Paul gooit tweejarige Jet hoog in de lucht en vangt haar vlak boven de grond op. Ze praat tegen hem. Ik kijk toe.


We worstelen en komen samen boven, metafoor, maar we worstelen wel samen, allebei een rood hoofd en allebei nauwelijks controle over onze armen, tot ze haar eerste boer bij me laat en ik haar niet heb laten vallen. Haar kotsvlek is een welverdiende medaille.


Ze worden zo snel groot, en je denkt dat dat betekent dat ze voor je het weet 18 is, maar het is veel letterlijker dan dat; na 2 weken weegt ze 4200 gram. Iedere snelle hoofdrekenaar weet dat ze in dit tempo op haar eerste verjaardag (((((4200-3468)/3468)+1)^26)*3,468)= 504 kg en 86 gram is.


Bob kwam een jaar geleden naar me toe met een ideetje, hij noemde het Xavier en het persrapport een jaar later is centimeters dik, meer dan 100 kranten hebben geschreven over zijn prototype. Hij vertelt er schitterend over op radio 1 en in een van de artikelen word ik zelfs genoemd.


Het is op van die zeldzame rustige momenten, dat je haar vast hebt na een voeding en ze met ogen dicht nog even nasabbelt, staart naar die zachte volle wangetjes, en uit het diepst van je hart een paar woorden omhoog komen: jij dik, verwend mormel. Een bonusknuffel.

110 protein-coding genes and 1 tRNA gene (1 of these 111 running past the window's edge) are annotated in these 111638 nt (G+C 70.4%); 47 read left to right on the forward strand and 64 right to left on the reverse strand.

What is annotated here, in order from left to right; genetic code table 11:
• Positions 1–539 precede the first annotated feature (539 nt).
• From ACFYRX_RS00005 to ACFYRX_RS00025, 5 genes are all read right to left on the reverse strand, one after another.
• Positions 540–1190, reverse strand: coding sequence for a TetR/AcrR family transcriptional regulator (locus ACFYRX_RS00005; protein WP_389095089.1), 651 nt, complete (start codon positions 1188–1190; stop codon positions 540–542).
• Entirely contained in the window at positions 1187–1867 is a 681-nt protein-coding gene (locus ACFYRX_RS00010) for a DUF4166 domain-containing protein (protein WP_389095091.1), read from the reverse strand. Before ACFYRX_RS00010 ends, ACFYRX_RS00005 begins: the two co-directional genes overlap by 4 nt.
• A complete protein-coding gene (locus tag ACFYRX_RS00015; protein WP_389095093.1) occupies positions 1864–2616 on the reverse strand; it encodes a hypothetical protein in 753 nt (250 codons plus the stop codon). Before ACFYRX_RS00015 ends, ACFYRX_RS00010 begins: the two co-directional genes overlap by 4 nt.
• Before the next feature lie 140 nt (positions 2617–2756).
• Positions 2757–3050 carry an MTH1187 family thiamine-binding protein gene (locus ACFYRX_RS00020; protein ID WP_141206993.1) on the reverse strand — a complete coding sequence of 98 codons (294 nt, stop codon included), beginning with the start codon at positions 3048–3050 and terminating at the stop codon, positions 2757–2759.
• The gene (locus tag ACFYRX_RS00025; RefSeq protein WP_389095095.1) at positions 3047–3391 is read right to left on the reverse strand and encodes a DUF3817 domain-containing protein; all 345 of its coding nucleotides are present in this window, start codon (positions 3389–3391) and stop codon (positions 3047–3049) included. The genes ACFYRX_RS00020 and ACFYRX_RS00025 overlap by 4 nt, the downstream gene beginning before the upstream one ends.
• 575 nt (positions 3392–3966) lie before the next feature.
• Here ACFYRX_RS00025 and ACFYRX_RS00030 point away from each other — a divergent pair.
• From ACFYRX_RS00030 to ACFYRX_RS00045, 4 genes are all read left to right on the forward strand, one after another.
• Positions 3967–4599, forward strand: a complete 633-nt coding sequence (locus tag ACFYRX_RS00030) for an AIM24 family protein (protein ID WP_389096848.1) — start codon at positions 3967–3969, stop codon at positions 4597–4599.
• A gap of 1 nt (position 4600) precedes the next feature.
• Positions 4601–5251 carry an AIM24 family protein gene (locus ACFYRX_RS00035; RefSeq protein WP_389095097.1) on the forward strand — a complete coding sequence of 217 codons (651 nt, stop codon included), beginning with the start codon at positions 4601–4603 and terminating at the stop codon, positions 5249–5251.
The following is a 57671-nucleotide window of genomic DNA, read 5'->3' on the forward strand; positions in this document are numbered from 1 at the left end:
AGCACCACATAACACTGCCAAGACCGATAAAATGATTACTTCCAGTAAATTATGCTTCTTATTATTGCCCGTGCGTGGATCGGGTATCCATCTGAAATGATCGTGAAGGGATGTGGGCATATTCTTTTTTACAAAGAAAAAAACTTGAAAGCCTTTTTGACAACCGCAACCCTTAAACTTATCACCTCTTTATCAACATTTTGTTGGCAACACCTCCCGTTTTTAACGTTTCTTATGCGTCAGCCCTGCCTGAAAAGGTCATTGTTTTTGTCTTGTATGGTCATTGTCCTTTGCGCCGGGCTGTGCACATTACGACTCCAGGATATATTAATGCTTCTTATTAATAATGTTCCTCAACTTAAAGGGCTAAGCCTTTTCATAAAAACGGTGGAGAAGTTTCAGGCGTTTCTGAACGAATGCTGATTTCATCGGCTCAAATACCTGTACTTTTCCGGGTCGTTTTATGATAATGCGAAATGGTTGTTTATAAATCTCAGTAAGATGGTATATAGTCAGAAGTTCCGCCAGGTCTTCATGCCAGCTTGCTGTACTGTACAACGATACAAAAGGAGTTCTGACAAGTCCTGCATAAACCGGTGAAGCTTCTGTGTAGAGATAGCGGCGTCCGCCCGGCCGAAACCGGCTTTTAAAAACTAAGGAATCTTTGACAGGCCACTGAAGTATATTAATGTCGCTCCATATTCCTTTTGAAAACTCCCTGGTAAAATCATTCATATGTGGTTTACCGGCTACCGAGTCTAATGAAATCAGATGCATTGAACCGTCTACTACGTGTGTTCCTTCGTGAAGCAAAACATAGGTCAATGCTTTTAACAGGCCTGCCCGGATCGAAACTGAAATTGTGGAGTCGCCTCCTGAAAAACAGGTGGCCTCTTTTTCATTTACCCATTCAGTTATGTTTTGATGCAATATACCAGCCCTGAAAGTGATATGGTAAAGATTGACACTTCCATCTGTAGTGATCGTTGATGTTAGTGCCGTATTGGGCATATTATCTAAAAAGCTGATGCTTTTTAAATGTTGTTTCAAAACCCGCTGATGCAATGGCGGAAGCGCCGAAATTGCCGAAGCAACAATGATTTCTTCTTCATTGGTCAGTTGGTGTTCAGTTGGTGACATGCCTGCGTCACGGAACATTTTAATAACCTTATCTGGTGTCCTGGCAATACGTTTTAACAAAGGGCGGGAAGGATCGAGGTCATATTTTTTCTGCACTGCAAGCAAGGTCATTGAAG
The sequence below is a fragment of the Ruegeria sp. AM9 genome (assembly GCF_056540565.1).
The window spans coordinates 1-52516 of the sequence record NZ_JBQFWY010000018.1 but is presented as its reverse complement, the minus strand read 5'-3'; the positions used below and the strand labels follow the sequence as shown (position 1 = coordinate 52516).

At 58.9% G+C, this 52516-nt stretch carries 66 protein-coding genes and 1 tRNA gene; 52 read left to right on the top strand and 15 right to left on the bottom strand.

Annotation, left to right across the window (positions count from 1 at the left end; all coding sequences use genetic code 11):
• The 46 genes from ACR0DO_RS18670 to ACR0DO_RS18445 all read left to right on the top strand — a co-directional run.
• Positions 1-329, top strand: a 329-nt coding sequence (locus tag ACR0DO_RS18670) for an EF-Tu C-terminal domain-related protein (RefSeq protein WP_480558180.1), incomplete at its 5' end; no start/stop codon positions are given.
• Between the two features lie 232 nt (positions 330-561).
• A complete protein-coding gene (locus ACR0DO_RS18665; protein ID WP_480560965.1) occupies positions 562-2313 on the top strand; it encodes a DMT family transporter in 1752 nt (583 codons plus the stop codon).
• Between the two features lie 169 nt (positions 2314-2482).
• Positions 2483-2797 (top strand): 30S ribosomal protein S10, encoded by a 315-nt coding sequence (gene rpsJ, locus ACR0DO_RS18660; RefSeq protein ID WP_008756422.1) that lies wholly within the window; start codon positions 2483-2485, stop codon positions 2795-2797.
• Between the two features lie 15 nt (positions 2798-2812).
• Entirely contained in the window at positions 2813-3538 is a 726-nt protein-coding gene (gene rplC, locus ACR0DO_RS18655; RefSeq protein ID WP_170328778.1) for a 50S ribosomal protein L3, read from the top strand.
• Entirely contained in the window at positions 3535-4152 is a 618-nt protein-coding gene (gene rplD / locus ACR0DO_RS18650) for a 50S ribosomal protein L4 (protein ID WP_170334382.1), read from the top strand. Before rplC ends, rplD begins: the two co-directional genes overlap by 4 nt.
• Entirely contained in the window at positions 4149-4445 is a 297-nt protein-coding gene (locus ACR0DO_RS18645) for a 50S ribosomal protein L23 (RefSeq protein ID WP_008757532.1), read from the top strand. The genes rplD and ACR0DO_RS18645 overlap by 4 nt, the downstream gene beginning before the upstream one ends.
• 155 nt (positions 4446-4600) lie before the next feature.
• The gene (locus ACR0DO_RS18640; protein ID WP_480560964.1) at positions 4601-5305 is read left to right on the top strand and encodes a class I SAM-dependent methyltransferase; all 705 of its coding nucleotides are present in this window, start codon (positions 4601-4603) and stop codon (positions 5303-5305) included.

Na de emmer ijs droogt Iris me af en ik merk dat ik voor het eerst in lange tijd helemaal rechtop sta, borst trots vooruit.


Ze is een week of vier en plots realiseer ik het ontbreken van iets kenmerkends: onrust, drive, er-moet-iets. Zij moet niets, ik heb een raar vertrouwen dat het goed komt met haar wat er ook gebeurt. Ik ben ook altijd (bijna) rustig in haar buurt. Met haar komt het zeker weten goed, met haar is het al goed, met haar zal het altijd goed gaan, met…of zonder mij.


Van verschrikking naar velossing… Eerst moet je absoluut niet denken aan een hulpmiddel en dan kun je ineens niet wachten tot het er is. Ik was zo verrast blij, ik bewoog zelfstandig in de buitenlucht zonder angst voor nieuwe hechtingen… in een scootmobielproefrit. Twee maanden terug overwoog ik nog een Tesla als nieuwe auto, en nu…Hey, dit is ook een FEV (fully electric vehicle).


Tering mensen, wat een leercurve, dat tikken met je ogen. Kleine delen van deze post zijn met mijn ogen getikt, en dat tikken zelf gaat prima, kijk maar hier: abcdefghijklmnopqrstuvwxyz, ook nog retesnel. Concentreren als een gek op de letters, dan heb je alleen geen brainspace meer over om bij te houden hoeveel haakjes open je nog moet sluiten. Laat staan dat je na kunt denken over wat je eigenlijk aaneen aan het rijgen bent. U ziet het wel aan deze paragraaf denk ik.


Tijd dus om af te sluiten! Tot snel!

Our miracle drug

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Little Wonder

Filled with little wonders, this first week.